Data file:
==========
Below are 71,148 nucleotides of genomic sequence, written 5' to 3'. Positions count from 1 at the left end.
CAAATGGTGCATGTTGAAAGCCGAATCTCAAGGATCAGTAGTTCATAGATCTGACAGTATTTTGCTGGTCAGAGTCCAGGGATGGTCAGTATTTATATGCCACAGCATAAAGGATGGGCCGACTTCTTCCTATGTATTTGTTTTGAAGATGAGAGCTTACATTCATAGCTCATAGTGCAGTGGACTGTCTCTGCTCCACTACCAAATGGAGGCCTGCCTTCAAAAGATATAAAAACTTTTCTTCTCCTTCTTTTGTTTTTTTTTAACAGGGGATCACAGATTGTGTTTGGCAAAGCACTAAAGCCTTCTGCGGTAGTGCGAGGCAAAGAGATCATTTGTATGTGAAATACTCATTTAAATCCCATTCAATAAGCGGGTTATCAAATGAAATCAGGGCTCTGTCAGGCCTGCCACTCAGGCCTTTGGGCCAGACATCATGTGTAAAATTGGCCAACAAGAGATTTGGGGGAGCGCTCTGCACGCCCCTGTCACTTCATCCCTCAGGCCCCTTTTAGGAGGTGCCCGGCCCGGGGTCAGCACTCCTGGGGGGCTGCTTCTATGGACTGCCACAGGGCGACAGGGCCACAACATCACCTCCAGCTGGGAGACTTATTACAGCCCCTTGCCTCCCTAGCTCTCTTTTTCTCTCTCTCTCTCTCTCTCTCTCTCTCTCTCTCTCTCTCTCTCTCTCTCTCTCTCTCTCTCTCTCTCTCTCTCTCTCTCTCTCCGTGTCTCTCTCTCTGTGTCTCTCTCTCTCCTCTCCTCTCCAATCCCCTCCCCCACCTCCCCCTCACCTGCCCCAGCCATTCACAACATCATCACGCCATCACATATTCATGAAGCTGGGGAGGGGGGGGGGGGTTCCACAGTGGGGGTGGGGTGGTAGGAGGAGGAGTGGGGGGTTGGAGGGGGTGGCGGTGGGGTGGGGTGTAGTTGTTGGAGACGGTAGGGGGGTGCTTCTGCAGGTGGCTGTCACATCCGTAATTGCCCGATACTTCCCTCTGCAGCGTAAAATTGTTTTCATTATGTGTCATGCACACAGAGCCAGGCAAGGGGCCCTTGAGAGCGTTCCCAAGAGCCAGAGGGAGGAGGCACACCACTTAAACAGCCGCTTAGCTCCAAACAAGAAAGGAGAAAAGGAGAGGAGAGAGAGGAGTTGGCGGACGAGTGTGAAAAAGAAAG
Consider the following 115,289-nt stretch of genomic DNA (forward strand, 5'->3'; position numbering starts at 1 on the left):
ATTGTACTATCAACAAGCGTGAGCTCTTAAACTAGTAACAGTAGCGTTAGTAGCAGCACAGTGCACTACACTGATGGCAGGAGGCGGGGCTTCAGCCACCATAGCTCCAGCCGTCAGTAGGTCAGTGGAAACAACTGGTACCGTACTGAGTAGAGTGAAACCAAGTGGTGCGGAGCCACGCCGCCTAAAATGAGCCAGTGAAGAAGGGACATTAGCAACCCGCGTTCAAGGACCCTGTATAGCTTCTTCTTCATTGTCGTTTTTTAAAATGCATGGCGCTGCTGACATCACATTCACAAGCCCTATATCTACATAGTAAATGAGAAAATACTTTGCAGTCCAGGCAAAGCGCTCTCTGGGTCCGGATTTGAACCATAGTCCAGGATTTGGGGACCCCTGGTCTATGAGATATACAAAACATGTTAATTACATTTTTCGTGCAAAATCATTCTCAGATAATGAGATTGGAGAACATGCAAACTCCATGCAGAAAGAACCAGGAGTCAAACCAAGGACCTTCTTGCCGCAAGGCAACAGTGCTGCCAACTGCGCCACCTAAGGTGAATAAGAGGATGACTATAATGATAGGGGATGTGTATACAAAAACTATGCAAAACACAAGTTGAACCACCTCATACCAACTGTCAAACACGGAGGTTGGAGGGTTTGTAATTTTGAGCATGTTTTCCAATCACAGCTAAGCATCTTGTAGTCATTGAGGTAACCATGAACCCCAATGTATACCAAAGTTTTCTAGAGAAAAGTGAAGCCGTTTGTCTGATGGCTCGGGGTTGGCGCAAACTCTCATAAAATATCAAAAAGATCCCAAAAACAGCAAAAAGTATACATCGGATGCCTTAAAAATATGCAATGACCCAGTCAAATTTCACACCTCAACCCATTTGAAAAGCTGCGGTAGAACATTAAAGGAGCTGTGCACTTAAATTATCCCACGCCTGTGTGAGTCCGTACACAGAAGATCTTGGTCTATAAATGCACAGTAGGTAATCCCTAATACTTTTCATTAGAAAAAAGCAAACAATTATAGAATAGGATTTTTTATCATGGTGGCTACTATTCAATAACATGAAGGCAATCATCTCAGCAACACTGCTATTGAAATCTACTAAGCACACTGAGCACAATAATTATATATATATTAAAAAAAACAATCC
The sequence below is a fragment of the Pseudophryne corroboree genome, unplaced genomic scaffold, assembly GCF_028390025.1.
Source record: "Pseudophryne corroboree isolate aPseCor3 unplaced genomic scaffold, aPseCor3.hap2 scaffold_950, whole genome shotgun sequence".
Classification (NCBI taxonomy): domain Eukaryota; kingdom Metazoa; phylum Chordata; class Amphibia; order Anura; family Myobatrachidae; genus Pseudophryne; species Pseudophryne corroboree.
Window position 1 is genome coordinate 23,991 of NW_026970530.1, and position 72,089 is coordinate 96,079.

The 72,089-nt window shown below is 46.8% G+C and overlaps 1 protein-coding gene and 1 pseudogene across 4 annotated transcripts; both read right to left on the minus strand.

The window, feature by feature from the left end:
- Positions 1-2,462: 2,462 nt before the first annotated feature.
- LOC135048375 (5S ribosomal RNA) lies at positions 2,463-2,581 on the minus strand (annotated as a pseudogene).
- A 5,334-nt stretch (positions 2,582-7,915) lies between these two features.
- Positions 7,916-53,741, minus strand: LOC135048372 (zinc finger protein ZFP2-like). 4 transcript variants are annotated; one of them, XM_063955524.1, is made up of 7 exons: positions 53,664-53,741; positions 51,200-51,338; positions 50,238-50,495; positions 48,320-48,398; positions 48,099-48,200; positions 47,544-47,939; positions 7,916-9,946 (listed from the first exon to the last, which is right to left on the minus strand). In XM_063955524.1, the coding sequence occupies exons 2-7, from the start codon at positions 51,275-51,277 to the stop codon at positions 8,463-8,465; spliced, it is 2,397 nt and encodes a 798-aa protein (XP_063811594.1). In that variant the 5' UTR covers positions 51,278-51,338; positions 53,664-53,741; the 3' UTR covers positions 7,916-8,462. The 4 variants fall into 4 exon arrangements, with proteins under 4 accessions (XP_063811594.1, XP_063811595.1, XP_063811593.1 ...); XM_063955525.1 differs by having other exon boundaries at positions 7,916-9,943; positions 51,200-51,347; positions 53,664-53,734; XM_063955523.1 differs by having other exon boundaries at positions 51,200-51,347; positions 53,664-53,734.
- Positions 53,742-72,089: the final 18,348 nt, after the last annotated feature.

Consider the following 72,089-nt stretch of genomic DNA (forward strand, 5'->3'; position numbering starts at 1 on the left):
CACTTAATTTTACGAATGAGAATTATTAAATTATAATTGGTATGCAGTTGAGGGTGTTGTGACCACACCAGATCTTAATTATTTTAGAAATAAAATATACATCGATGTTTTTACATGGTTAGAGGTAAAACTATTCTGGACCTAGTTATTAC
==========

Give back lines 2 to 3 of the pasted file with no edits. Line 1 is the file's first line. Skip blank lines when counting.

CAAATGGTGCATGTTGAAAGCCGAATCTCAAGGATCAGTAGTTCATAGATCTGACAGTATTTTGCTGGTCAGAGTCCAGGGATGGTCAGTATTTATATGCCACAGCATAAAGGATGGGCCGACTTCTTCCTATGTATTTGTTTTGAAGATGAGAGCTTACATTCATAGCTCATAGTGCAGTGGACTGTCTCTGCTCCACTACCAAATGGAGGCCTGCCTTCAAAAGATATAAAAACTTTTCTTCTCCTTCTTTTGTTTTTTTTTAACAGGGGATCACAGATTGTGTTTGGCAAAGCACTAAAGCCTTCTGCGGTAGTGCGAGGCAAAGAGATCATTTGTATGTGAAATACTCATTTAAATCCCATTCAATAAGCGGGTTATCAAATGAAATCAGGGCTCTGTCAGGCCTGCCACTCAGGCCTTTGGGCCAGACATCATGTGTAAAATTGGCCAACAAGAGATTTGGGGGAGCGCTCTGCACGCCCCTGTCACTTCATCCCTCAGGCCCCTTTTAGGAGGTGCCCGGCCCGGGGTCAGCACTCCTGGGGGGCTGCTTCTATGGACTGCCACAGGGCGACAGGGCCACAACATCACCTCCAGCTGGGAGACTTATTACAGCCCCTTGCCTCCCTAGCTCTCTTTTTCTCTCTCTCTCTCTCTCTCTCTCTCTCTCTCTCTCTCTCTCTCTCTCTCTCTCTCTCTCTCTCTCTCTCTCTCTCTCTCTCTCCGTGTCTCTCTCTCTGTGTCTCTCTCTCTCCTCTCCTCTCCAATCCCCTCCCCCACCTCCCCCTCACCTGCCCCAGCCATTCACAACATCATCACGCCATCACATATTCATGAAGCTGGGGAGGGGGGGGGGGGTTCCACAGTGGGGGTGGGGTGGTAGGAGGAGGAGTGGGGGGTTGGAGGGGGTGGCGGTGGGGTGGGGTGTAGTTGTTGGAGACGGTAGGGGGGTGCTTCTGCAGGTGGCTGTCACATCCGTAATTGCCCGATACTTCCCTCTGCAGCGTAAAATTGTTTTCATTATGTGTCATGCACACAGAGCCAGGCAAGGGGCCCTTGAGAGCGTTCCCAAGAGCCAGAGGGAGGAGGCACACCACTTAAACAGCCGCTTAGCTCCAAACAAGAAAGGAGAAAAGGAGAGGAGAGAGAGGAGTTGGCGGACGAGTGTGAAAAAGAAAG
Consider the following 115,289-nt stretch of genomic DNA (forward strand, 5'->3'; position numbering starts at 1 on the left):